Glance around Perth Airport and the signature blue tails of Skywest planes are rapidly being replaced by the vibrant red of Virgin Australia.
Virgin Australia Regional Airlines chief executive Merren McArthur, says VARA, which took over Skywest in 2013, is sailing into blue skies operationally and commercially.
"We are adding more aircraft and our charter business is up more than 30 per cent over the past two years," Ms McArthur said. "And we are forecasting continued growth."
Virgin's move on Skywest was a month after Qantas bought Network Aviation, then WA's third-biggest regional carrier, for about $30 million.
The move appeared to finally bind WA's fragmented and often chaotic airline industry.
Forty-eight airlines had merged, failed to get off the ground or gone bankrupt in the State since 1960.
VARA has been expanding, adding two more Fokker 100s to a fleet of 12.
Ms McArthur says despite the resources slowdown, a shift from construction to production had increased overall fly-in, fly-out work, resulting in more passenger movements.
"Construction is driven by four-week shifts, whereas production shifts may be half that," she says.
VARA plans to grow its charter business outside WA.
Ms McArthur says the low capital cost of a Fokker 100 ($4 million to $6 million) makes it ideal for charter flying, while Virgin Australia's modern Embraer fleet is suited to regular public transport (RPT) flying. Orphans of the VARA fleet are two A320s.
"We are looking at expanding the A320 fleet," Ms McArthur says. "It's a good aircraft with great uplift in the heat and for the type of runways we have to use. We may increase the number of A320s depending on contracts. The great thing about charter is that the lead time for winning a new contract is about six months, which lines up with the timeframe for procuring the aircraft."
Last year, with the approval of the WA Government, VARA reduced loss-making services to Albany and Esperance from three a day to two.
Esperance MP Graham Jacobs claimed the high cost of airfares had been a major constraint on the town's tourism growth.
Ms McArthur contests that, saying average fares have been reduced and VARA participated in local marketing and community initiatives. Despite fare cuts, passenger numbers have risen by 1.1 per cent.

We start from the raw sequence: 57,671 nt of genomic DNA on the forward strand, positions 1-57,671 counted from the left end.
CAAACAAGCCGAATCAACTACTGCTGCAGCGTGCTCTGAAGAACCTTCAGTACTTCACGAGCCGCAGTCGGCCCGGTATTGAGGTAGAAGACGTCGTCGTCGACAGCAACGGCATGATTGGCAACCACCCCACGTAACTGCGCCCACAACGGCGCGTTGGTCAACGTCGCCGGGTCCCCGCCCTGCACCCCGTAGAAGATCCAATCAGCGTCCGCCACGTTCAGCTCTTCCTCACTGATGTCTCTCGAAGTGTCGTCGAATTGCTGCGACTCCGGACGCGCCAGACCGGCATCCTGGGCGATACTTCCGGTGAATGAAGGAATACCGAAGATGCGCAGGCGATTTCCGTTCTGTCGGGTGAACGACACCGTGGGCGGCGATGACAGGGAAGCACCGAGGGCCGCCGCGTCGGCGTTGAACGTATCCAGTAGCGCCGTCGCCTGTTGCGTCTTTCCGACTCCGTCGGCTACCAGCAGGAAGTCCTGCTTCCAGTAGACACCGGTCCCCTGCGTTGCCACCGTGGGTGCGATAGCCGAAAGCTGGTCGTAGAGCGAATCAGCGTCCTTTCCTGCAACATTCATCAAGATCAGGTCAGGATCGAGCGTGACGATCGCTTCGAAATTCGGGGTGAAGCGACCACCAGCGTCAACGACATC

"This is not sustainable," Ms McArthur says.
According to the WA Department of Transport regulated routes review position paper, Albany passenger movements in 2012-13 were 57,919 and for Esperance 44,813. Services to non-mining towns continue to be a major problem in WA.
Tourism Council WA chief executive Evan Hall is concerned about the ongoing viability of regional aviation services.
Since 2011, three airlines - Skippers Aviation, QantasLink and VARA - have operated on the protected air routes under deed arrangements with the State Government (with the exception of Perth-Derby, protected under an exclusive aircraft licence). The deeds run until February 2016 with an option to extend for up to five years.
The Government's starting position is not to regulate RPT air routes where feasible.
Observers fear that in a deregulated environment, Qantas and VARA will quit smaller towns like Albany and Esperance.
However, Perth-Learmonth (Exmouth) is not at risk. Over the past few years, it has grown dramatically with about 86,000 passengers flying in 2012-13.
It was partially regulated in 2011 with QantasLink and VARA competing, but VARA quit the route after QantasLink secured the corporate contracts.
But the government's position is there is potentially enough demand to satisfy two operators.
With almost 58,000 passengers a year, Perth-Albany is the second busiest regulated run in WA.
The Government says regional air routes in other States sustain regular air services with lower traffic volumes and no regulation or subsidy.
Since Virgin took over Skywest, Ms McArthur said staff numbers had grown by 10 per cent to 840.
"We have fully integrated management," she says.
Ms McArthur said WA was the "most aviation dependent (market) in the world".
"By acquiring Skywest, we inherited the DNA of WA," she says. "The WA market is very different to the rest of Australia with longer distances and thinner routes and many remote destinations." The remoteness creates unique challenges but VARA is confident it can meet them, she says.